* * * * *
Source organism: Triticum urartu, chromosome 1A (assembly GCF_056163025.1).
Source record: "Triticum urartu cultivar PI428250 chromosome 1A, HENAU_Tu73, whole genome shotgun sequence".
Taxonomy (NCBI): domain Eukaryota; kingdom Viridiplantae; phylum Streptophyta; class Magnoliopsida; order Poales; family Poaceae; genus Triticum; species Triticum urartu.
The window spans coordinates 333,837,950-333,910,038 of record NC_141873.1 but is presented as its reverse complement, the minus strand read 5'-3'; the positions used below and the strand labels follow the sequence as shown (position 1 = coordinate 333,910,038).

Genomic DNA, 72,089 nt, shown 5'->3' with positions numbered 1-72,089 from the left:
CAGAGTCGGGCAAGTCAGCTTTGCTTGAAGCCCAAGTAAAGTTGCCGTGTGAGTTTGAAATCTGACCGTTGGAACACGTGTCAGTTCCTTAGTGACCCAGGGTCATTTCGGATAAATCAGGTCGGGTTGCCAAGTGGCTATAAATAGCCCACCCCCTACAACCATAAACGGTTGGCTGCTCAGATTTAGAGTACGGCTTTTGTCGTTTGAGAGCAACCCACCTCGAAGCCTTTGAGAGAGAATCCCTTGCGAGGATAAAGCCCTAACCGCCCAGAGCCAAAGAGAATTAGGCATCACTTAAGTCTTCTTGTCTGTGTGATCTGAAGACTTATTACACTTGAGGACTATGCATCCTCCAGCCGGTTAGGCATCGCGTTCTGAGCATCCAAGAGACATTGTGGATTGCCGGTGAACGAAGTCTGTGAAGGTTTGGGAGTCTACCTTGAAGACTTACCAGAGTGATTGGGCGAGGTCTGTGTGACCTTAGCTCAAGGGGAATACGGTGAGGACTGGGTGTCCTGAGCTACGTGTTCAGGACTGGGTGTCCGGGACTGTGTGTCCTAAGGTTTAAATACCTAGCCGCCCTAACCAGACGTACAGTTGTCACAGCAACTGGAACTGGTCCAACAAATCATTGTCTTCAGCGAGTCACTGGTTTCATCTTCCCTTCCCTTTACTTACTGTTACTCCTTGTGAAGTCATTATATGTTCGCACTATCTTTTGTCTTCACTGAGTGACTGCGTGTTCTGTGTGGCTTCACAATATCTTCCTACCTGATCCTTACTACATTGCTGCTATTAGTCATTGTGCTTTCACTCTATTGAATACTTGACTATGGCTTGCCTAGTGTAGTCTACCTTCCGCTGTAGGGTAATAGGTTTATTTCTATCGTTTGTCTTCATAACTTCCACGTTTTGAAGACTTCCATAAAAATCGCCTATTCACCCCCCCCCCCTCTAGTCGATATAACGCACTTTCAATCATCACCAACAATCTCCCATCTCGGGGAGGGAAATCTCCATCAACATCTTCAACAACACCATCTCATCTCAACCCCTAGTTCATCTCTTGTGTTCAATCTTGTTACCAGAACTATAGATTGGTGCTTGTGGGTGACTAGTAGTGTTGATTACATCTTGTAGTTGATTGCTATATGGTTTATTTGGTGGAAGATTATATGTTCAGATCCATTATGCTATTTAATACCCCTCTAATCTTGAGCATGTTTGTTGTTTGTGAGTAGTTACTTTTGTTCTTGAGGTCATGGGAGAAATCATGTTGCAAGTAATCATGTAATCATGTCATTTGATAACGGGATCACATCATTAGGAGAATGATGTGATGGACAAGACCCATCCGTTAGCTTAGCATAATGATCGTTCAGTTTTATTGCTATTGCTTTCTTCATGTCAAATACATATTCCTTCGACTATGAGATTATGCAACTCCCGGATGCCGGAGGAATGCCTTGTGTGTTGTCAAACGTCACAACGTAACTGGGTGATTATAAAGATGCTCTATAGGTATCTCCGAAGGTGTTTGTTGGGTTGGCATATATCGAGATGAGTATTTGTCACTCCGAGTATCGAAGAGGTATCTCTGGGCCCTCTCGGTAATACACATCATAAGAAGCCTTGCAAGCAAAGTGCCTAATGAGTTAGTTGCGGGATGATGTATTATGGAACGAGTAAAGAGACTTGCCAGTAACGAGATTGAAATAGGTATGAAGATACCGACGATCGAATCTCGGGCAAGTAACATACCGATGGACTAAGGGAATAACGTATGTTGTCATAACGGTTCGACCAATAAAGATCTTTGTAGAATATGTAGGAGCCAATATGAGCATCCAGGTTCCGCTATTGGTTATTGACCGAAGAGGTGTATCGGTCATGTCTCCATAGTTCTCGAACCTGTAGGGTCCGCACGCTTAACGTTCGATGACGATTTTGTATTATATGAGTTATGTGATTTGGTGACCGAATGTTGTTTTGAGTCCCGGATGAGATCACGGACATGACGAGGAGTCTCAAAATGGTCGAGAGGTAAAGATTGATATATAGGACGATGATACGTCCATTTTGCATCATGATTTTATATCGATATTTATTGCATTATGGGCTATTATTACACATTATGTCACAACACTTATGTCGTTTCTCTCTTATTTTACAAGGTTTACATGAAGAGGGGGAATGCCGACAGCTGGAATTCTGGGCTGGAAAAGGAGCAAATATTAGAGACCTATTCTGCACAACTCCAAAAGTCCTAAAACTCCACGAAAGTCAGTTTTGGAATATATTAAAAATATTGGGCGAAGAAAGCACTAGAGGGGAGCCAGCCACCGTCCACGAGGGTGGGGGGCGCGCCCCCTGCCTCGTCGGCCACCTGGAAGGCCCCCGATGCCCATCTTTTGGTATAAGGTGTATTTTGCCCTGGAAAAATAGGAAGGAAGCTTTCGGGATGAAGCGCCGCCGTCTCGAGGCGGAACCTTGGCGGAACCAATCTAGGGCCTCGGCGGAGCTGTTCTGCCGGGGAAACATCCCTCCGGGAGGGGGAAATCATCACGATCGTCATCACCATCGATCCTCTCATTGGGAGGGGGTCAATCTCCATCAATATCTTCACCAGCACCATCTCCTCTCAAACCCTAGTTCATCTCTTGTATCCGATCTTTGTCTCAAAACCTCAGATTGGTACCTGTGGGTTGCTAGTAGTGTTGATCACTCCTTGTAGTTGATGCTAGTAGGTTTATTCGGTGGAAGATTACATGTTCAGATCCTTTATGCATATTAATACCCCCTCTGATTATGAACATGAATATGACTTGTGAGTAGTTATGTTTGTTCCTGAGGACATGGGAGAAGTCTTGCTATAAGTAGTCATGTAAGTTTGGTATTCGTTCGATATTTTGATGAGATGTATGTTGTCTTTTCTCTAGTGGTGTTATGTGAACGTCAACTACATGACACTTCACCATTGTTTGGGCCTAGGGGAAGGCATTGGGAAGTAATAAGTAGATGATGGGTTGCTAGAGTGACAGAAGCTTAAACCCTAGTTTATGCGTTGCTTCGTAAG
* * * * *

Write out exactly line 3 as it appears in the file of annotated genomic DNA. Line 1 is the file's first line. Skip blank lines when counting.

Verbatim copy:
Taxonomy (NCBI): domain Eukaryota; kingdom Viridiplantae; phylum Streptophyta; class Magnoliopsida; order Poales; family Poaceae; genus Triticum; species Triticum urartu.